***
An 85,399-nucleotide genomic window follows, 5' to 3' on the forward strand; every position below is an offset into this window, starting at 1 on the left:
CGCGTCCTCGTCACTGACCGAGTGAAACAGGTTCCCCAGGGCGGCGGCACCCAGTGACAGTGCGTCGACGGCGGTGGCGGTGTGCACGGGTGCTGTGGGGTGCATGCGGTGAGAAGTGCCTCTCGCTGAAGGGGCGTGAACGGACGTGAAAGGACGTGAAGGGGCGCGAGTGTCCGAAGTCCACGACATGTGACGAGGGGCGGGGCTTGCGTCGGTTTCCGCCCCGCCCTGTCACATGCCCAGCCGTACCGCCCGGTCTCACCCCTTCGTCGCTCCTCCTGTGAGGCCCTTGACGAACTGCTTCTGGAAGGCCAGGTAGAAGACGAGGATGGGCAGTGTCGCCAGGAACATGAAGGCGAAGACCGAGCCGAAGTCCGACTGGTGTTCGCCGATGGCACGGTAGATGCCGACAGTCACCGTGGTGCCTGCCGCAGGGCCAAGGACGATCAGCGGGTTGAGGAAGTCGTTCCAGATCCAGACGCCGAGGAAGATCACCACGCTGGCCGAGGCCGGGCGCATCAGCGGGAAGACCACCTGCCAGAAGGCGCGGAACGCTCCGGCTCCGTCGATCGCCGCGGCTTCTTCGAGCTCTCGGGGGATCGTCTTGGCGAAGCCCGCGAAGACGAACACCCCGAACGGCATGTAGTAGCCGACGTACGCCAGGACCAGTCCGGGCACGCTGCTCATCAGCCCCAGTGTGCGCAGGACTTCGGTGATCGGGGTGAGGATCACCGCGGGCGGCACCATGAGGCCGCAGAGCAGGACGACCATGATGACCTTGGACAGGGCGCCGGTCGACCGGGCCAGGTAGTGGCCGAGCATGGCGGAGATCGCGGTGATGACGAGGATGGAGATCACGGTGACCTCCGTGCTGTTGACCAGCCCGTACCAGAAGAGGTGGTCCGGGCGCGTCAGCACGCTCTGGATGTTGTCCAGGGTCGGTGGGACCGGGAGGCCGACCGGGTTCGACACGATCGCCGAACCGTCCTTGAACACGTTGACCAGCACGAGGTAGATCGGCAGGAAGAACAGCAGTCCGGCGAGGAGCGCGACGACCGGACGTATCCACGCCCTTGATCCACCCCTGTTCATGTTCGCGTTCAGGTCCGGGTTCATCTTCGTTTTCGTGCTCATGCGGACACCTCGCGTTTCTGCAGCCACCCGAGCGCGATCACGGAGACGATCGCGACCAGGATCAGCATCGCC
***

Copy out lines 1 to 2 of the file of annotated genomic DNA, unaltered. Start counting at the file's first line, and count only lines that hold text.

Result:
An 85,399-nucleotide genomic window follows, 5' to 3' on the forward strand; every position below is an offset into this window, starting at 1 on the left:
CGCGTCCTCGTCACTGACCGAGTGAAACAGGTTCCCCAGGGCGGCGGCACCCAGTGACAGTGCGTCGACGGCGGTGGCGGTGTGCACGGGTGCTGTGGGGTGCATGCGGTGAGAAGTGCCTCTCGCTGAAGGGGCGTGAACGGACGTGAAAGGACGTGAAGGGGCGCGAGTGTCCGAAGTCCACGACATGTGACGAGGGGCGGGGCTTGCGTCGGTTTCCGCCCCGCCCTGTCACATGCCCAGCCGTACCGCCCGGTCTCACCCCTTCGTCGCTCCTCCTGTGAGGCCCTTGACGAACTGCTTCTGGAAGGCCAGGTAGAAGACGAGGATGGGCAGTGTCGCCAGGAACATGAAGGCGAAGACCGAGCCGAAGTCCGACTGGTGTTCGCCGATGGCACGGTAGATGCCGACAGTCACCGTGGTGCCTGCCGCAGGGCCAAGGACGATCAGCGGGTTGAGGAAGTCGTTCCAGATCCAGACGCCGAGGAAGATCACCACGCTGGCCGAGGCCGGGCGCATCAGCGGGAAGACCACCTGCCAGAAGGCGCGGAACGCTCCGGCTCCGTCGATCGCCGCGGCTTCTTCGAGCTCTCGGGGGATCGTCTTGGCGAAGCCCGCGAAGACGAACACCCCGAACGGCATGTAGTAGCCGACGTACGCCAGGACCAGTCCGGGCACGCTGCTCATCAGCCCCAGTGTGCGCAGGACTTCGGTGATCGGGGTGAGGATCACCGCGGGCGGCACCATGAGGCCGCAGAGCAGGACGACCATGATGACCTTGGACAGGGCGCCGGTCGACCGGGCCAGGTAGTGGCCGAGCATGGCGGAGATCGCGGTGATGACGAGGATGGAGATCACGGTGACCTCCGTGCTGTTGACCAGCCCGTACCAGAAGAGGTGGTCCGGGCGCGTCAGCACGCTCTGGATGTTGTCCAGGGTCGGTGGGACCGGGAGGCCGACCGGGTTCGACACGATCGCCGAACCGTCCTTGAACACGTTGACCAGCACGAGGTAGATCGGCAGGAAGAACAGCAGTCCGGCGAGGAGCGCGACGACCGGACGTATCCACGCCCTTGATCCACCCCTGTTCATGTTCGCGTTCAGGTCCGGGTTCATCTTCGTTTTCGTGCTCATGCGGACACCTCGCGTTTCTGCAGCCACCCGAGCGCGATCACGGAGACGATCGCGACCAGGATCAGCATCGCC